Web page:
By Fr. Gerald Nyuykongmo Jumbam
We are not yet done with the Ebola virus when another kind of atrocity has again been committed on the African continent – the injection of Kenyan women with a tetanus vaccine corded with Beta–HCG to cause infertility and miscarriages. Recently the Bishops of Kenya issued a courageous statement exposing this secret sterilisation programme disguised as a tetanus vaccine.
Catholic Kenya reminds the world that sterilisation – not to talk of forced sterilisation - is a crime against human dignity and freedom of conscience. Not only Christian anthropology is against this practice. In traditional Africa, a woman’s fertility is considered so sacred that without it there is no woman. If the Kenyan Bishop’s statement is true - as 27 Catholic bishops cannot sign a lie – the alleged perpetrators of this evil, that is, WHO and UNICEF and their Western sponsors, have committed an abomination hard to describe in Africa. Even in a typical western secular culture, clandestine sterilisation is a serious human rights violation, why then must they carry it out on the African continent?
In1990 Fr. Anthony Fontegh was murdered in cold blood for allegedly speaking out against similar questionable vaccines on young girls masterminded from abroad. Similar claims were made in 2004 during a Nigerian polio vaccine programme. We know too well that these blatant evils are being sponsored and launched by some Western agents, companies and states that care very little about human life in Africa.
This indicates that racism is still lurking in the world’s human family. Following the Ebola outbreak, thousands of deaths in Africa are simply handled as statistics, while the Western media reports one or two patients in America or Europe in their individual pain. This should be a cause for reflection to any African on how, in the 21st Century, some people still consider the humanity of Africans as a debatable topic.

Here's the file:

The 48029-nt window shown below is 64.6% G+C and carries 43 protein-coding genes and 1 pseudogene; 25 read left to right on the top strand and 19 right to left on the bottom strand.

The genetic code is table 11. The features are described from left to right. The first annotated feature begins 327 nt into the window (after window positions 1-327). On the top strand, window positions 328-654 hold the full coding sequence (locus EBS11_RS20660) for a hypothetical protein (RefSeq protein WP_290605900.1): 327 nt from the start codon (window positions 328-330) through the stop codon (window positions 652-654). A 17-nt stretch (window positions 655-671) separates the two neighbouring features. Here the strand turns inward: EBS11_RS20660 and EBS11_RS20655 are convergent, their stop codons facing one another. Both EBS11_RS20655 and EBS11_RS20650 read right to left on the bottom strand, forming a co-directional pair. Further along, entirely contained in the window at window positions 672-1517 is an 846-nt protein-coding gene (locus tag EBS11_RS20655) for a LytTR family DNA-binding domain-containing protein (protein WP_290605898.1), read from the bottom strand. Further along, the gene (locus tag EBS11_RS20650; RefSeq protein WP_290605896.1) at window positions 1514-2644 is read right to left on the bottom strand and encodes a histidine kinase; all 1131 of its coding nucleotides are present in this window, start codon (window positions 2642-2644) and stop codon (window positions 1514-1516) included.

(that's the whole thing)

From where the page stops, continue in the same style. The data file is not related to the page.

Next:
Is it not sad that a small poor state like Cuba stands first, ethically, in providing help in tackling the Ebola plague in Africa while the “developed nations” are busy strengthening and caging up their borders to keep the poor-man’s disease from breaking their shores? But why must the loudest democracy, freedom and human rights advocates always practice such daylight hypocrisy and double standards especially when it comes to Africa. And we must remember that the Kenyan Bishops’ conclusions on the tetanus vaccine do not depend only on religious or moral convictions, but most importantly on scientific evidence.
It is true that many African countries have much to learn from Europe and America in the area of technology, yet, many Western nations have proven that they need some lessons on moral values and the respect of human life from Africa. After the recent Vatican Catholic Synod on the Family one can ask, if the traditional African family anthropology is the only one left to save the whole world.
What lessons can we learn?
First, we can learn from the wisdom of the grassland people in English speaking Cameroon that a human being is human because of other humans. This means we cannot trample upon the humanity of others without devaluing our own humanity. Second, the Kenyan experience has again revealed that in matters of values and the defence of human life, the Catholic Church is the hope for Africa. Third, that racism has never been sustainable and the secret becomes public sooner or later.
From where we stand, I can see the enormous value of great African fathers like Julius Nyerere, Nelson Mandela, Thomas Sankara and Patrice Lumumba and their example of fidelity to the plight of an afflicted continent. Africans have realised that neo-colonialists are using them like guinea-pigs for a free ride to rebuilding their empires.
Christianity is an untapped arsenal in the battle against the dehumanisation of helpless people that have been ignored for too long in Africa. There can only be a shift in mentality if Africans are made to understand - as the Kenyan Bishops have done - that they are humans. Only then will neo-colonialists begin to leave African humanity alone.